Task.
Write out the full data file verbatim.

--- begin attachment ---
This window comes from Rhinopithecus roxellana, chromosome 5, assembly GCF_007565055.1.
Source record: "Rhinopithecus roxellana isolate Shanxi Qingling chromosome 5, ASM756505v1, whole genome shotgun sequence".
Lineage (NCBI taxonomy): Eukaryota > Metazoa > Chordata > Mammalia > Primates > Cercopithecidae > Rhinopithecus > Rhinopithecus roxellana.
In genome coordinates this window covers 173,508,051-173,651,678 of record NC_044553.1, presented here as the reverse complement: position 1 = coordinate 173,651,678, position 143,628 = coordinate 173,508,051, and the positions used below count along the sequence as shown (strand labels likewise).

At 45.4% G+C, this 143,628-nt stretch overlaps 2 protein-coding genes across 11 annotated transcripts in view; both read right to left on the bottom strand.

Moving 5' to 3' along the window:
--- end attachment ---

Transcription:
This window comes from Rhinopithecus roxellana, chromosome 5, assembly GCF_007565055.1.
Source record: "Rhinopithecus roxellana isolate Shanxi Qingling chromosome 5, ASM756505v1, whole genome shotgun sequence".
Lineage (NCBI taxonomy): Eukaryota > Metazoa > Chordata > Mammalia > Primates > Cercopithecidae > Rhinopithecus > Rhinopithecus roxellana.
In genome coordinates this window covers 173,508,051-173,651,678 of record NC_044553.1, presented here as the reverse complement: position 1 = coordinate 173,651,678, position 143,628 = coordinate 173,508,051, and the positions used below count along the sequence as shown (strand labels likewise).

At 45.4% G+C, this 143,628-nt stretch overlaps 2 protein-coding genes across 11 annotated transcripts in view; both read right to left on the bottom strand.

Moving 5' to 3' along the window: